There are many pharmacies with staff trained to attend a variety of minor medical needs. Prescription and non-prescription drugs and medicines are available from pharmacies (famacias), distinguished by a large a green cross. They are able to dispense many drugs that would only be available on prescription in other countries. If the pharmacy is closed, a list of neighbouring open pharmacies can be found on the door. In other towns and resorts, there is always one pharmacy which remains open 24 hours - check this website to search for a pharmacy on duty in your area at any one time.

Family medical care & children

When you’re travelling with kids there are few essential items to remember, especially when it come to their health on holiday. Here are a few pointers to help keep your little ones out of trouble!

  • Make sure you have antibacterial wipes and/or a hand sanitiser spray. A quick wipe of surfaces or cutlery where you’re unsure of hygiene, or a squirt of hand sanitiser when there’s no washing facilities, can keep away some of those common holiday bugs.
  • Getting ill on holiday can be quite common for little ones so remember to pack a thermometer and some medicine to bring down fever and help them sleep. You may not be able to find what you are used to in the local pharmacy so take some with you to save on time and hassle.
  • Sting cream or an anti-histamine is an essential...the biting insects enjoy the heat as much as we do!
  • A small first aid kit is great with tweezers, antiseptic cream and plasters for those little accidents and minor emergencies!

The other major concern with children is the sun and heat. They may not be used to being out in the midday heat so make sure they are well protected, whether that is with cream, natural shade or clothing (hat, sunglasses etc).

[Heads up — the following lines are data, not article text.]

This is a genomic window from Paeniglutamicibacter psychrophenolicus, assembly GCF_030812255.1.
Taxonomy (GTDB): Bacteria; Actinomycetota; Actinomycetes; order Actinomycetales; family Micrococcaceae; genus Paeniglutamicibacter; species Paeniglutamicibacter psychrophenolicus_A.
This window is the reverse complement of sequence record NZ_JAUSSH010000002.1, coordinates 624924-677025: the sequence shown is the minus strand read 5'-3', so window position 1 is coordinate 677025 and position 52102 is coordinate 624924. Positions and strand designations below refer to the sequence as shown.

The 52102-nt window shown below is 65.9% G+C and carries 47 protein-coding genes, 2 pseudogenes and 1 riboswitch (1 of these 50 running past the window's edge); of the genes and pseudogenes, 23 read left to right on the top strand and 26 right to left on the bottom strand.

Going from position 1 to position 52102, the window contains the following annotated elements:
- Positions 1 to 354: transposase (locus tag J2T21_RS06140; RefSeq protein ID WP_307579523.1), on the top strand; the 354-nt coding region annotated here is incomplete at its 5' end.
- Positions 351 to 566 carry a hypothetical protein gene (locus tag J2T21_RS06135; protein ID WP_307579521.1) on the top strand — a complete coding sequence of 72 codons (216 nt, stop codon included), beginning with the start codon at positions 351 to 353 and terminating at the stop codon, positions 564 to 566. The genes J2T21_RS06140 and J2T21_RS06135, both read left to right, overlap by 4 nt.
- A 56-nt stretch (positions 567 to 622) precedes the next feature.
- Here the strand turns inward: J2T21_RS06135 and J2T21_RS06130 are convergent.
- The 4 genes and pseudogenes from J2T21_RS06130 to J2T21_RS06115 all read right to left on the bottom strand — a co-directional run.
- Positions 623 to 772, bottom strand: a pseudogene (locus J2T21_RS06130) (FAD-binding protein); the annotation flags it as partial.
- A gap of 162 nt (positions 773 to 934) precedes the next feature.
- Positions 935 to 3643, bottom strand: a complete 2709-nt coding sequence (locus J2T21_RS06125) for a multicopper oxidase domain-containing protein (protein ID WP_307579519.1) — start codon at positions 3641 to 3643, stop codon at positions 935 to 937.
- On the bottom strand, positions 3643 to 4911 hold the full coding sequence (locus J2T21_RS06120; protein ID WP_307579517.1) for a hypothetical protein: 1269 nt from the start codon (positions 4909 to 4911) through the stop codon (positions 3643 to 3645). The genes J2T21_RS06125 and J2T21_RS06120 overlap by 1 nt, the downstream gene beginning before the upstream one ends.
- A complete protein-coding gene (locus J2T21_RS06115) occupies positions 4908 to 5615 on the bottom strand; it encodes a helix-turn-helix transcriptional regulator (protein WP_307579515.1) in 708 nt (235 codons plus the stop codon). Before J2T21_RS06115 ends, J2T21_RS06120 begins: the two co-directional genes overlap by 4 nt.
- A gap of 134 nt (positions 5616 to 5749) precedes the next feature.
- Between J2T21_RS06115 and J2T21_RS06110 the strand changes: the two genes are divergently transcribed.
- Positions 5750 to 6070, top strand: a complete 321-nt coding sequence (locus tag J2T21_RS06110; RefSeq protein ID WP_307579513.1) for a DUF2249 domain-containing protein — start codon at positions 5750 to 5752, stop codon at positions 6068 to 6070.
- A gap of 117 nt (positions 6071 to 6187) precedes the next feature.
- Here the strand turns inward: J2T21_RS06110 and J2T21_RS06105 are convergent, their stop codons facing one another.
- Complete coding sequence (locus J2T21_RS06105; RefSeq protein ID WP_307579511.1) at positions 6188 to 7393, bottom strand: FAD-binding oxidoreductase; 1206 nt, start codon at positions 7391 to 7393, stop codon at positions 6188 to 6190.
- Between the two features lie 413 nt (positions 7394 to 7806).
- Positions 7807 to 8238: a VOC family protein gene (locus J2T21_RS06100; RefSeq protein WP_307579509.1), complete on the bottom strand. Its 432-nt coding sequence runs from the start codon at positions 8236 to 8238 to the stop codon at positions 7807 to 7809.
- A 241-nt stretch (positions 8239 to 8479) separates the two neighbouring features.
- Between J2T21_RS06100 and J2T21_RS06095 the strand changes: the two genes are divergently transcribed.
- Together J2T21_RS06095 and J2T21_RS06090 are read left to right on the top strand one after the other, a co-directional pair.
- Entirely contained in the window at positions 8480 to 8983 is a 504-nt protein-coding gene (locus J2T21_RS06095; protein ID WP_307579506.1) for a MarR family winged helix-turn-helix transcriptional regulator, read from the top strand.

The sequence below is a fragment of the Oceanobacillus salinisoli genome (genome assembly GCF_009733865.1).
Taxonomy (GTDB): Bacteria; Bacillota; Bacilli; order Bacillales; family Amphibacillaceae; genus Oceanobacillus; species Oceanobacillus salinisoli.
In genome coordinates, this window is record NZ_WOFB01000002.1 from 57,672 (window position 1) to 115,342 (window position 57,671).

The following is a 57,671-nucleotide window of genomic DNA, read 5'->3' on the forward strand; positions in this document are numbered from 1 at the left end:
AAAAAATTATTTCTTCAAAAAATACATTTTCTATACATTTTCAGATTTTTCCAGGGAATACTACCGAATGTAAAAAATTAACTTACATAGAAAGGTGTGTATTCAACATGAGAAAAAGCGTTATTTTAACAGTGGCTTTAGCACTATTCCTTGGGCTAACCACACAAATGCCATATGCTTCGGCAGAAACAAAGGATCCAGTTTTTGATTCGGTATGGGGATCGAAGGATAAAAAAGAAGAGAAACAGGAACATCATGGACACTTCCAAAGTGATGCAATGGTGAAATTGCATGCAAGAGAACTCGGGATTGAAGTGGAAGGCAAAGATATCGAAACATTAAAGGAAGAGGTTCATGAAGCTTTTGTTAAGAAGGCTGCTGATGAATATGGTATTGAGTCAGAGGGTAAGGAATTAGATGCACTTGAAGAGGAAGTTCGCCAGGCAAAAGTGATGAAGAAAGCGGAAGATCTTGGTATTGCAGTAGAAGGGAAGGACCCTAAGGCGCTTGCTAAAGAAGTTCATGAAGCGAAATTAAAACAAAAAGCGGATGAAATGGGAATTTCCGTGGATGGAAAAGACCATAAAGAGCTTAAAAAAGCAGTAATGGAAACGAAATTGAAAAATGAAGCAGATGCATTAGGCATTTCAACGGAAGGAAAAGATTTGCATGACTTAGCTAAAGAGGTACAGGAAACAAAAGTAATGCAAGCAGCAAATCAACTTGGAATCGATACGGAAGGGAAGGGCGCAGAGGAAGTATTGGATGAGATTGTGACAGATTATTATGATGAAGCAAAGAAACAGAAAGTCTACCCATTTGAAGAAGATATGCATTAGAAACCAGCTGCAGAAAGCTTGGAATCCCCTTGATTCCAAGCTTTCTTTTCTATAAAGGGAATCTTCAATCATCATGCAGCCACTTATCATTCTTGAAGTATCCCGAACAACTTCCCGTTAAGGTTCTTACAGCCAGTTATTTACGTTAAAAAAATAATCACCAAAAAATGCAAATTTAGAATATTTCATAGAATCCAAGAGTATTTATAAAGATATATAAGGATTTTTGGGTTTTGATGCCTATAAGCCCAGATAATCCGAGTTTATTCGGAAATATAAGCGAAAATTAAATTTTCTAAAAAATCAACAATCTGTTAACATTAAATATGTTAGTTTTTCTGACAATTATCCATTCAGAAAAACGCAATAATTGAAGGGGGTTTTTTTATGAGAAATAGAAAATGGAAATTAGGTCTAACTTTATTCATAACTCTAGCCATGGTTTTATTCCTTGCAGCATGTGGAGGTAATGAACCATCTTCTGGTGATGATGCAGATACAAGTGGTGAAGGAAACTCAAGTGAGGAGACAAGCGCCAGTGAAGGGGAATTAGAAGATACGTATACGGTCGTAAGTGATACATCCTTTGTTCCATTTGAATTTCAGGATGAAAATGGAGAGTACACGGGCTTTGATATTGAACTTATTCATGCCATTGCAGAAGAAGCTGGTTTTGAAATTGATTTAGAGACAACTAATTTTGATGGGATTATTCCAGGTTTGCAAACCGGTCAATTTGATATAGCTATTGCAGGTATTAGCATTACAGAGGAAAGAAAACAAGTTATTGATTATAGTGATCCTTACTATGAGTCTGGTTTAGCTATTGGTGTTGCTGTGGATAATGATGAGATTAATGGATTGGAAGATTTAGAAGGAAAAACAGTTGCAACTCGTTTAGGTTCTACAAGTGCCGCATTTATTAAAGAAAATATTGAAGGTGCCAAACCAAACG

If you do need to visit a doctor or hospital whilst on holiday then make sure that all children are registered with the EHIC scheme (although this may not cover everything so make sure you have comprehensive family travel insurance as well!). Family cards can all be linked and renewed at the same time to make life easier.  In times of panic it is easy to forget small details to have a list prepared with the following information so you can hand it directly to the health care professional:

  • Take their passport & EHIC card
  • List their name clearly, plus age and weight
  • Any medications that children are taking (take these with you as well) & include how often, how they are taken & how long they have been taking it
  • A list of vaccinations and dates (specifically tetanus)
  • Any allergies they have - include asthma, hayfever, eczema, foods and other medicines if applicable)
  • Any recent medical conditions/bouts of sickness/surgery

Once you are with the doctor it is helpful to have a few words to describe the problem, in case they do not speak English. Have a translation book or phone app ready to use! Again it is useful to write everything down so you don't forget and ask them to do the same so you can review information, advice or treatment thoroughly.

Paying for treatment

Generally, if you are asked to pay upfront, you are not being treated under the Spanish health service and your EHIC will not be accepted.

You must present the EHIC card immediately and ensure that the doctor is not a private physician, there is no refund for private treatment under the EHIC scheme. In the event that you do receive private health care you must ensure that you have a private insurance policy in effect.

Dentistry is not usually covered by the health service and as such fees will not be refunded.

Prescriptions: State (EEA) pensioners (with proof of status) are eligible for free prescriptions, all other people must pay up to 40 percent of the total cost.

Hospital Treatment: Confirm that the treating hospital is not private; otherwise the patient is liable for the entire treatment cost. Present the EHIC upon arrival. 

Who to call & when

If you’ve been the victim of any crime, accident or assault, you need to report it to the Spanish police by making a denuncia. Crimes can be reported in either English or Spanish in different ways:

  • In person at the nearest police station (comisaría de policía)
  • Online at www.policia.es
  • By phone on 902 102 112 (You can report a crime in English on this line, they will then complete the report and later you can collect a copy at the police station they tell you.)